The plaintiff cites several cases that apparently support the proposition that a Sheets public policy argument for wrongful discharge based on a § 31-72 claim for "unpaid wages" could be made even though the employee was terminated before such "wages" had vested or accrued — that is the claim being that the discharge was carried out to prevent the vesting of such rights, Cook v. Alexander Alexander of Conn. Inc., 40 Conn. Sup 246, 248 (1985), Linkovich v. Heublin Inc., 7 SCR362 (1992), Okon v. Medical Marketing Group Inc., et al, 12 Conn. L. Rptr 228, 229 (1994). But there can be no claim for unpaid wages under § 31-72 or assertion that wages have been withheld under § 31-71(e) unless the definition of "wages" in § 31-71(a)(3) is met and "wages" is there defined as "compensation for labor or services rendered by an employee whether the amount is determined on a time, task, piece, commission or other basis of calculation". (emphasis added). "Rendered" is a past tense word; it implies a claim against the employer has already vested. Interestingly in Okon v. Medical Marketing Group Inc., supra, the court noted that the plaintiff sought to rebut the defendant employer's-argument that the wage protection statutes themselves provide a remedy precluding a wrongful discharge action by stating "the defendant's actions in terminating him in bad faith before his options vested preclude his claim under 31-72; thus he is left with this wrongful termination claim," id p 228. The court then goes on to agree with Cook v. Alexander Alexander of Conn. Inc., supra, however, and concludes by saying that "a complaint alleging that plaintiff's employment was terminated in order to prevent the vesting of certain rights to compensation which, if vested, would be enforceable rights under Connecticut's wage protection statutes states a cause of action for wrongful termination." But if there can be no claim under our wage protection statutes how can a public policy argument be based on those statutes. If there can be no such claim because the purported "wage" claim has not vested then how can such a claim be held to be violative of public policy without destroying the viability of the doctrine permitting termination at will. As previously observed every termination in an at will employment situation means that future benefits or "wages" by definition will not be paid to the discharged worker.

If in-revised pleadings the plaintiff does assert a loss of benefits on wages already vested, she may face the argument that a statutory remedy precludes any wrongful termination action, see Atkins v. Bridgeport Hydraulic Co., 5 Conn. App. 643, 648 (1985), Okon v. Medical Marketing Group Inc., et al, supra, but that issue is not properly before the court now and there is no authority to issue advisory opinions.

The allegations made in paragraph 5 of the Second Count claiming the discharge was done to avoid payment of bonuses and fringe benefits all in violation of a state statute appears to be conclusory, merely state opinion and do not adequately present or define the issues in dispute. The court will strike the second count based on the motion to strike and also pursuant to the authority granted the court under P.B. § 10-1 which states as to all pleadings and complaints: "If any such pleading does not fully disclose the ground of claim or defense, the judicial authority may order a fuller and more particular statement, and, if in the opinion of the judicial authority the pleadings do not sufficiently define the issues in dispute, it may direct the parties to prepare other issues, and such issues shall, if the parties differ, be settled by the judicial authority."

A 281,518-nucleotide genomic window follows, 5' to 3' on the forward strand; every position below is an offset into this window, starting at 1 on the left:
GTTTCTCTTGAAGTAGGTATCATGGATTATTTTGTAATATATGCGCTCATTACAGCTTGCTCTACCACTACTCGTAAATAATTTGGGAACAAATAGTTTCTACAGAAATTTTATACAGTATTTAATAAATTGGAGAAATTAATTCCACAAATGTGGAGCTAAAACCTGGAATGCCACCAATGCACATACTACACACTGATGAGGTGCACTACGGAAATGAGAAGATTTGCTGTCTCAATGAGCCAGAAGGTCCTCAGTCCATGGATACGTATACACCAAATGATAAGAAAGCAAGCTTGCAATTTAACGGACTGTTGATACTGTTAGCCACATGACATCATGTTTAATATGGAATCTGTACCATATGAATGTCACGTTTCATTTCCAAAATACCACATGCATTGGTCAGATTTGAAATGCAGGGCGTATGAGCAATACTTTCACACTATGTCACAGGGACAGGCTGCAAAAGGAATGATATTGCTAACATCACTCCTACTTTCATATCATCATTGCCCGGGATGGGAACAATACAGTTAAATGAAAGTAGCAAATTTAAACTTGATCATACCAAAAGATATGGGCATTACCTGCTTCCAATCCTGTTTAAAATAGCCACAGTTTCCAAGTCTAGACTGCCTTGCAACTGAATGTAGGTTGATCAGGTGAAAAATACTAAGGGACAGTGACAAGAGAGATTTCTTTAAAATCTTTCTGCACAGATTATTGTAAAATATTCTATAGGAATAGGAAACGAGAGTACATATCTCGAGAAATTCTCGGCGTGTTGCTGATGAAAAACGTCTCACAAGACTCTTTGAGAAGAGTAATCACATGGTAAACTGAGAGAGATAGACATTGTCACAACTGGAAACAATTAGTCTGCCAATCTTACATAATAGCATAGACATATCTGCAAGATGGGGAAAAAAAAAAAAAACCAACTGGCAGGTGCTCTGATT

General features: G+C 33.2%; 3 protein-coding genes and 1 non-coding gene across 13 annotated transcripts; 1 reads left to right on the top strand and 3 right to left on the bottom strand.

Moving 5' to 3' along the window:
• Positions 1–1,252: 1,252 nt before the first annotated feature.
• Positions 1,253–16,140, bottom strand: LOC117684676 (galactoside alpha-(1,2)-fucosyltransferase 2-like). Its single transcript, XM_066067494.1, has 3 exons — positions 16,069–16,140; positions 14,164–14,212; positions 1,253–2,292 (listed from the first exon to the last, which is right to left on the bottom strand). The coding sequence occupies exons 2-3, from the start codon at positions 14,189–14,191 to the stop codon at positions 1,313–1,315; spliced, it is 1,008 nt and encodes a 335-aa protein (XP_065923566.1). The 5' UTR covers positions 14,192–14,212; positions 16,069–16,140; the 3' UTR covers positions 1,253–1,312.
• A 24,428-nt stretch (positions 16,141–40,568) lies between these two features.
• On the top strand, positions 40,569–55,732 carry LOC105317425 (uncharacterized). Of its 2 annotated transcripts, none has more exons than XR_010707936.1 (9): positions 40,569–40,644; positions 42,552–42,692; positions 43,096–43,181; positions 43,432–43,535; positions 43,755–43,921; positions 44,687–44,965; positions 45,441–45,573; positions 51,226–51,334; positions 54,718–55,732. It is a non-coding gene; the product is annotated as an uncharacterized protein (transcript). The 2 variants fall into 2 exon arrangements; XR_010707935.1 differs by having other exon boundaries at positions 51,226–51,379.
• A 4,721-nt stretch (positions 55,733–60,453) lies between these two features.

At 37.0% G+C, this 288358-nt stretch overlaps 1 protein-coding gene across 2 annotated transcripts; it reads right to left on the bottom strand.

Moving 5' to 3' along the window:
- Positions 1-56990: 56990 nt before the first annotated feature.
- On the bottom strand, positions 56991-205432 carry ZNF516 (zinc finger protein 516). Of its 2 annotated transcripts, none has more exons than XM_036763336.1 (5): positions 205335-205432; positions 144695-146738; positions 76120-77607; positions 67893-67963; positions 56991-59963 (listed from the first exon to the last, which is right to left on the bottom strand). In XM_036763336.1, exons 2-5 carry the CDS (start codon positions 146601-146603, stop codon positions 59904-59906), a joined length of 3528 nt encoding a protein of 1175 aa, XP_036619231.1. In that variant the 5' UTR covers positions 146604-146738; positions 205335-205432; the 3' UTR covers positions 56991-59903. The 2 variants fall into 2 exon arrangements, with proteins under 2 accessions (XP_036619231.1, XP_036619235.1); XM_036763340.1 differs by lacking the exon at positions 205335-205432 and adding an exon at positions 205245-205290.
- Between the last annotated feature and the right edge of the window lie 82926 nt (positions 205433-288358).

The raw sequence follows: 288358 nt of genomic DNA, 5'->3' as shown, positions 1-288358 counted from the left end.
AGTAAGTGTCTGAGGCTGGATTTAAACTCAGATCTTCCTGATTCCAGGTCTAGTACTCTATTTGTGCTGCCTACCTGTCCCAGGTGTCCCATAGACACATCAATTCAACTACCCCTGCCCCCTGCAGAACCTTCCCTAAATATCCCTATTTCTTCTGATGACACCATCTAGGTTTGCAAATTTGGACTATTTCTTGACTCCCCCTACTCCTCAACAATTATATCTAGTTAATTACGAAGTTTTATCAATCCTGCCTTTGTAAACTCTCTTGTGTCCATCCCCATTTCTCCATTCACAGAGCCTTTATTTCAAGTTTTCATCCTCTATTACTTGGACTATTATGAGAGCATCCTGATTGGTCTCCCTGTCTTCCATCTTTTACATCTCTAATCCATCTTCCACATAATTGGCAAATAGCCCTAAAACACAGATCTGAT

If the claims for loss of bonus and fringe benefits in the first and second counts raised a viable legal theory of recovery, an argument could be made that the court lacks subject matter jurisdiction to entertain them for failure to exhaust administrative remedies under the comprehensive statutory scheme permitting workers to make claim for "wages" they are entitled to receive but did not receive. At this time the court will not speculate as to any claim the plaintiff may make if she pleads over as a result of the court's ruling on the motion to strike the first two counts and this is reluctant to address any "possible" exhaustion argument.


In the third count the plaintiff claims that she was unlawfully discharged because of her gender in violation of public policy, see § 46a-60(1) of the general statutes. The defendant has also moved to strike this count.

The plaintiff characterizes the defendant's position as being based on a failure to exhaust administrative remedies argument. In other words §§ 46a-58 et seq., our Fair Employment Practices Act (FEPA), provides that the Commission on Human Rights and Opportunities (CHRO) can provide certain relief to an individual who files a complaint and proves her allegations that she has been terminated due to gender bias. The plaintiff concedes that she did not make any such complaint to the CHRO but argues that this should not deprive the court of subject matter jurisdiction, cf Concerned Citizens of Sterling v. Sterling, 204 Conn. 551, 556 (19987), Simko v. Ervin, 234 Conn. 498, 503 (1995)

Our Court has "grudgingly" carved out several exceptions to the exhaustion requirement — a party does not have to exhaust administrative remedies when such a remedy would be "futile" or "inadequate".